To meet its targets for water conservation as the drought goes on, Woodside residents will need to focus on reducing outdoor irrigation. Such are the views of the town's Sustainability & Conservation Committee, the Town Council in giving direction to staff, and the manager of the local water district.
The council met April 28 to consider recommendations from the sustainability committee on what the town should do to respond to state water conservation regulations expected to go into effect around June 1.
Woodside will almost certainly be among the communities required to cut water use significantly. Along with Portola Valley, Atherton and parts of Menlo Park and Redwood City, much of Woodside is supplied by the Bear Gulch District of the California Water Service Company.
The State Water Resources Control Board is proposing the Bear Gulch District reduce water use by 36 percent from 2013 levels. The district has already cut back by 11 percent.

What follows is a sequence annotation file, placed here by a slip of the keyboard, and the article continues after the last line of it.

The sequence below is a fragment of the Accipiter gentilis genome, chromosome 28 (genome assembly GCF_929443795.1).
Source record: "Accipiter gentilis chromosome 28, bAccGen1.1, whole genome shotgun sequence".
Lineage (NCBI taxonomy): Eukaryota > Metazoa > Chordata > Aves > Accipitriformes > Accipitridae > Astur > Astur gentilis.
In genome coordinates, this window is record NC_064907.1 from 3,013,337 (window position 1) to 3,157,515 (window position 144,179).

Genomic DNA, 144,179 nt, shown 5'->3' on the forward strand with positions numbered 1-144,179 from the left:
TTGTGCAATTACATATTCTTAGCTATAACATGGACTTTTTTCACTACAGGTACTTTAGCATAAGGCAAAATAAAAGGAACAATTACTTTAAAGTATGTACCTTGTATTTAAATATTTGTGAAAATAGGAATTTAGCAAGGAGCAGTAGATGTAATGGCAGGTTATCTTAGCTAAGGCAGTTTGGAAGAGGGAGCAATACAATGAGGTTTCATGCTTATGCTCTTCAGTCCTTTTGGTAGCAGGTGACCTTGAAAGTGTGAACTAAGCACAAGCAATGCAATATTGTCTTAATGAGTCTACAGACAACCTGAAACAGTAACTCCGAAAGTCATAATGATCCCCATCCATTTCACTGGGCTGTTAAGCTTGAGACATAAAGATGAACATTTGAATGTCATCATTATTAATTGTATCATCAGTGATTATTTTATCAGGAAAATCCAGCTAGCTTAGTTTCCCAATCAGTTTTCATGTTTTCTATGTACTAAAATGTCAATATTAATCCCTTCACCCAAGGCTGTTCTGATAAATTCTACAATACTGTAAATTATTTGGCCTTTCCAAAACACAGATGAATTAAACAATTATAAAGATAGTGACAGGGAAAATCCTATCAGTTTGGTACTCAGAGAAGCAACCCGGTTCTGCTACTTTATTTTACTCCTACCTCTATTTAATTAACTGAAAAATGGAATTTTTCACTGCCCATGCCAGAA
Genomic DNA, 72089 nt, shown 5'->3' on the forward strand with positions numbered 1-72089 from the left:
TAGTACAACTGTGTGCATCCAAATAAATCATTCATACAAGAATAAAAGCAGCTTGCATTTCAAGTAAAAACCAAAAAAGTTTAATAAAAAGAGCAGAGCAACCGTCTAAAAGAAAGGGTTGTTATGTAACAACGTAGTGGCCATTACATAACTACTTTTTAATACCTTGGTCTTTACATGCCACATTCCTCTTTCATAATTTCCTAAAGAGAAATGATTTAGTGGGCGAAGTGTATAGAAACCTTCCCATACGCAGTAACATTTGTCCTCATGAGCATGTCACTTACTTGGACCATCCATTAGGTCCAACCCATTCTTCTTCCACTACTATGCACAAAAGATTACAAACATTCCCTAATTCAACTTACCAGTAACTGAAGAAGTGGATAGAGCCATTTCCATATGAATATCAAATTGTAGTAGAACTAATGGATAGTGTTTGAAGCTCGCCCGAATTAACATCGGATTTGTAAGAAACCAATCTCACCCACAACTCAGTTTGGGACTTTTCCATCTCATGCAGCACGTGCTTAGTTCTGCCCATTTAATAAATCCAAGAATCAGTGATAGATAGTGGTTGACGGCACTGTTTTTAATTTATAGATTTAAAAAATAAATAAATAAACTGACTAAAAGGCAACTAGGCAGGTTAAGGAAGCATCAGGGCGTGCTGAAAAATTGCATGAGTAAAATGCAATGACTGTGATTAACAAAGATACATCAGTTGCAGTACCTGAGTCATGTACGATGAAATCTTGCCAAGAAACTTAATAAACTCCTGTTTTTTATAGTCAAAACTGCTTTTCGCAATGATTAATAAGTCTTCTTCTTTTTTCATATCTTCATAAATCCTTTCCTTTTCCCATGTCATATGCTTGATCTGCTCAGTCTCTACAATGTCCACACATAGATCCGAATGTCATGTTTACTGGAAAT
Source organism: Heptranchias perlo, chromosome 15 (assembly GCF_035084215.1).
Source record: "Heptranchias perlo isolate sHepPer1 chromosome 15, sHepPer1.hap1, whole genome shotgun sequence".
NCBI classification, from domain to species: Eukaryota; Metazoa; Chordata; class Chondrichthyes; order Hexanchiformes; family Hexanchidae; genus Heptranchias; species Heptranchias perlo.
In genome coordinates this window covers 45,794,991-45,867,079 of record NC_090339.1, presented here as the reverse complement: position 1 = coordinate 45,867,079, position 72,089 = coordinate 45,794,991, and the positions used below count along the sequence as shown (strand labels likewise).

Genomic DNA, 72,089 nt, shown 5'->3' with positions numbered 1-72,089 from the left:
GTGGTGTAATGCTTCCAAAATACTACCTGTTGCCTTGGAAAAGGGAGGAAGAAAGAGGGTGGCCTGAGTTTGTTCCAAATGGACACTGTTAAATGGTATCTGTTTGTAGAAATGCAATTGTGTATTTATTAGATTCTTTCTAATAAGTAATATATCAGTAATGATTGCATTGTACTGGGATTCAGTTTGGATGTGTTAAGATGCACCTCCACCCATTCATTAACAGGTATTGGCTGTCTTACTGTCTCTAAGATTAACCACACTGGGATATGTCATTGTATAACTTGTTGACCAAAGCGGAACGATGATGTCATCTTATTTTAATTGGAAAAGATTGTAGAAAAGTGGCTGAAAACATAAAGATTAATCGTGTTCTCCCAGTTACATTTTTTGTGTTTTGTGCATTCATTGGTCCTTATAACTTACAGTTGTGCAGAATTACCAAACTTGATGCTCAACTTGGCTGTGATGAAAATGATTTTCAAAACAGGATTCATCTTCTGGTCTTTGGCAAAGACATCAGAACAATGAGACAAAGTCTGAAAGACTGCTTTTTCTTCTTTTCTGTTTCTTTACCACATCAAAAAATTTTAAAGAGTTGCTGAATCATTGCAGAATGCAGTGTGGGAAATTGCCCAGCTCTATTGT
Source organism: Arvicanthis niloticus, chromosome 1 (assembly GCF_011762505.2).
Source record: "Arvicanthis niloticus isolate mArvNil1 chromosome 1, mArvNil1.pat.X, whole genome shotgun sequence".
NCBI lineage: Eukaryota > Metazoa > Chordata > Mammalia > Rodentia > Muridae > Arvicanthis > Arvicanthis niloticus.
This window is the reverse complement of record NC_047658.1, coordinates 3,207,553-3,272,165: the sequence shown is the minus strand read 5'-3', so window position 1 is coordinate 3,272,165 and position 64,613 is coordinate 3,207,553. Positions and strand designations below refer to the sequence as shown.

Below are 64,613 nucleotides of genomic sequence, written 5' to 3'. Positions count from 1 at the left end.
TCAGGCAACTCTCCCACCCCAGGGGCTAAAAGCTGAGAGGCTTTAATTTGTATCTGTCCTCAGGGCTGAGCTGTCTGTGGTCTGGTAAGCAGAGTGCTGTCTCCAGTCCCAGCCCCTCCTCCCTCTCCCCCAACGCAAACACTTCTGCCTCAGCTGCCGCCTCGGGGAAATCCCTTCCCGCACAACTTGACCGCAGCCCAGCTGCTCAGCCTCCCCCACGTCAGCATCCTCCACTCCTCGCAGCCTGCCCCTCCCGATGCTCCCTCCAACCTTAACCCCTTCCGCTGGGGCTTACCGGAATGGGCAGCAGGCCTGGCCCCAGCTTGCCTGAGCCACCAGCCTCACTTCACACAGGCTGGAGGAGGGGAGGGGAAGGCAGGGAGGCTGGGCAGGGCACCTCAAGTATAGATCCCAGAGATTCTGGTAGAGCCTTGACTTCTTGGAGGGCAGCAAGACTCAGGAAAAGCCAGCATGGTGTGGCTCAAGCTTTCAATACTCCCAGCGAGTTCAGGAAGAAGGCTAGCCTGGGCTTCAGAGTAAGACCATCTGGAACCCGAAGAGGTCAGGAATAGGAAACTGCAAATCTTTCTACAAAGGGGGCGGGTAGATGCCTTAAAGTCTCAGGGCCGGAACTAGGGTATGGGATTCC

Committee Chair Jason Mendelson, using census and water district data for 2014, told the council that 10 percent of Woodside residents used 38 percent of the town's water consumption. Those consumers averaged 1,336 gallons per person per day. The other 90 percent of residents averaged 242 gallons per person per day, he said.
Mr. Mendelson called the heavy uses of water "obscene," but said that outreach to residents is preferable to shaming them. The council, in principle, accepted the committee's suggestions, which included setting a target for gallons of water used per-resident-per-day and pushing for higher rebates for residents who replace their lawns with less water-intensive planting.
The town will also adopt water-use regulations that mirror those now in effect throughout the state, including prohibitions on watering that runs into the street, washing hard surfaces such as driveways and patios, washing cars without an automatic shutoff nozzle, and filling or refilling swimming pools.
If Woodside residents supplemented their outdoor irrigation with water from showers, bathtubs and bathroom sinks, that could reduce water use by 15,000 gallons a year per person, the committee said, adding that the town should put together a brochure on how to do that.
Without significant cutbacks by heavy consumers, Bear Gulch won't meet its 36 percent goal, said George Offen of the sustainability committee.
Dawn Smithson, manager of the Bear Gulch District, replied: "Where can we help you cut back? I understand that (going after big consumers) is the biggest bang for the buck. That really, really is."